First Lady Michelle Obama’s Let’s Move campaign –– taking on the childhood obesity epidemic –– is an ambitious movement that was launched early February. The goal: “to solve the problem of childhood obesity within a generation.” Mrs. Obama was armed with a "task force" by her husband, President Barack Obama, via a Memorandum on Childhood Obesity, whose mission includes the following objectives: “ensuring access to healthy, affordable food; increasing physical activity in schools and communities; providing healthier food in schools; and empowering parents with information and tools to make good choices for themselves and their families.”
[Cartoon courtesy of John Cole @ MSNBC Political Cartoonists Index]
Sounds like a noble cause, one that happens to be related to my passion and expertise. Despite Mrs. Obama's media rounds — she even appeared on FOX News and in an interview with Mike Huckabee said this is not government intervention — critics have arrived on the playground, including Glenn Beck and others. Concerns range from government’s involvement in our diet to the cost of such a large undertaking as well as which special interest groups will climb into the "obesity backpack." Erupting outside the White House is an angry mob, aka the Tea Party, protesting. Is the government trying to takeover our children's bodies? Are they going to socialize our Cheerios?
What is disturbing is that SEIU has their hands in the “obesity cookie jar." Yeah, the powerful labor organization, which received the back room special deal (Cadillac Tax exemption until 2018) in the Senate's version of the Democrats’ health care bill. The union that is led by the die-hard progressive Andy Stern, the White House's most frequent visitor who was just appointed to the deficit commission.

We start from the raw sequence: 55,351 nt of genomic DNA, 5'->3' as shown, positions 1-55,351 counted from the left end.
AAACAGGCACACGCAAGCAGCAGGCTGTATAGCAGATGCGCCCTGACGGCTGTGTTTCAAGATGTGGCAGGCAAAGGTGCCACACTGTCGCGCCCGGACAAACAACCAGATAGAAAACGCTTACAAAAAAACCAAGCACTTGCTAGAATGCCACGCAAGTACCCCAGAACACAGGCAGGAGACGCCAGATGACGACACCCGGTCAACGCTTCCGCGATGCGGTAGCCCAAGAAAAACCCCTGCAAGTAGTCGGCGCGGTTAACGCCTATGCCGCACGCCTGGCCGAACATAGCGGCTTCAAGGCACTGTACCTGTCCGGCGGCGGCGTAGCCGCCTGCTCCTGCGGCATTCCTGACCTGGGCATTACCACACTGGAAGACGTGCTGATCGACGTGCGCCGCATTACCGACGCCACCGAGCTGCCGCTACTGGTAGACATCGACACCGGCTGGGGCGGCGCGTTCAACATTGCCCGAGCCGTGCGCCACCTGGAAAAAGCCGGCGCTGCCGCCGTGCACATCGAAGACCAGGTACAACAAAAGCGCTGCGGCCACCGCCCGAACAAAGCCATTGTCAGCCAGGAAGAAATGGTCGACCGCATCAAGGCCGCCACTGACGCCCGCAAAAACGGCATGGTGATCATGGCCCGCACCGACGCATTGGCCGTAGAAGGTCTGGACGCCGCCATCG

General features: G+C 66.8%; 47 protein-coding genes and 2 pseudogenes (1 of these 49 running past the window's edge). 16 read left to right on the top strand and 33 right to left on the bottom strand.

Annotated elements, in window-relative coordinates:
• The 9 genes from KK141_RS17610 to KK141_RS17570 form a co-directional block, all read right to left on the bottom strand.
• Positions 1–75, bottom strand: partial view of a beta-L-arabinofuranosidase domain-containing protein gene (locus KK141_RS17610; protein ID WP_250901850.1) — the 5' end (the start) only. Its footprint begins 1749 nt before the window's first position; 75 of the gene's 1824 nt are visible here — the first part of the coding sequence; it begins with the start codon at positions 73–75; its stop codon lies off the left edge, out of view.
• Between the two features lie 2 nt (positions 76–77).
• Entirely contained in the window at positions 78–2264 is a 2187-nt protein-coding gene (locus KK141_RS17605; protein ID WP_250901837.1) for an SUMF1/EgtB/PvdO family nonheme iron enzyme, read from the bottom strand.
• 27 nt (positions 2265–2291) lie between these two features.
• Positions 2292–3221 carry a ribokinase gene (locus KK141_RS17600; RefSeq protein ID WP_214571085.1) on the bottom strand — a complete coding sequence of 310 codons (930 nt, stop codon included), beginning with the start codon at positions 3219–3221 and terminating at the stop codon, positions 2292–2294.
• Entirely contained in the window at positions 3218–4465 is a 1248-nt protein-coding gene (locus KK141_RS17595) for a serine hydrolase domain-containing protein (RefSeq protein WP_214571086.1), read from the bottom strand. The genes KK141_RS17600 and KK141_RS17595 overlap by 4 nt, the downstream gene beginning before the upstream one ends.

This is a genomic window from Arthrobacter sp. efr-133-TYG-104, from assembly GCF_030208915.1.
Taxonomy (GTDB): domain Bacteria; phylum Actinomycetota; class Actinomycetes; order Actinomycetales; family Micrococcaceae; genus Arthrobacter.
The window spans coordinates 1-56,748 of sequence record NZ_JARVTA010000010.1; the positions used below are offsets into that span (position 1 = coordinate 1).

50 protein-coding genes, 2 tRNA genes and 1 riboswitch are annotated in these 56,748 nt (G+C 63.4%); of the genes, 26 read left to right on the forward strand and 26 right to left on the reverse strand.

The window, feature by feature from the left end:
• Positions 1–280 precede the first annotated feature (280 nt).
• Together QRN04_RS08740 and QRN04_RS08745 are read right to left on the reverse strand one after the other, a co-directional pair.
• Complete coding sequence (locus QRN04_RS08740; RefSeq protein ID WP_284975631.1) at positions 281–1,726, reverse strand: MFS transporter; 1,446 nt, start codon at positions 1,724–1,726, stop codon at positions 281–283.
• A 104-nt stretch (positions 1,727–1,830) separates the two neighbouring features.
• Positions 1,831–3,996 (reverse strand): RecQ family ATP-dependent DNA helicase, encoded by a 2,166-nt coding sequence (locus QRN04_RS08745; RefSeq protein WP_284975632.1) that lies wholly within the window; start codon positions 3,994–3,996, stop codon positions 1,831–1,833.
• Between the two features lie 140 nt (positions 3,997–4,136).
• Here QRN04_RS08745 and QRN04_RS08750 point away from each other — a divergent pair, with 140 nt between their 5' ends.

SEIU launched their own major ad campaign “demanding reauthorization and funding increases" in the Child Nutrition Act. In a January press release, SEIU Executive Vice President Mitch Ackerman had this to say: "A more robust expansion of school lunch, breakfast, summer feeding, child care and WIC is critical to reducing hunger, ending childhood obesity, and providing fair wages and health care for front line food service workers."
In reality, it is much safer to pack your child’s lunch, yet many parents don't have that luxury. So, first and foremost, we need to clean up the school meals, especially the cooked ones. I am sure that the school food servers are nice enough, however, most are not "poster children" for fitness, and do any of them bring to the cafeteria credentials that will help with the childhood obesity problem? Ironically, foods best for health, wellness, and fitness, even when it comes to school meals, require little preparation — like fresh fruits and vegetables as well as whole grains. How difficult is it to cut up some fresh fruit, make a tossed green salad, prepare oatmeal, steam brown rice or veggies, bake a yam, or toast a whole wheat bagel?
While it is admirable to feed and provide nutrition for our children, it is quite another to add your self-serving, power hungry agenda to a decent and pure cause. This reminds me of what the food industry has done to our wholesome foods by adding sugar, salt, trans fats, and other harmful additives and preservatives, thus marketing and selling a product that tastes good, yet fails the health test.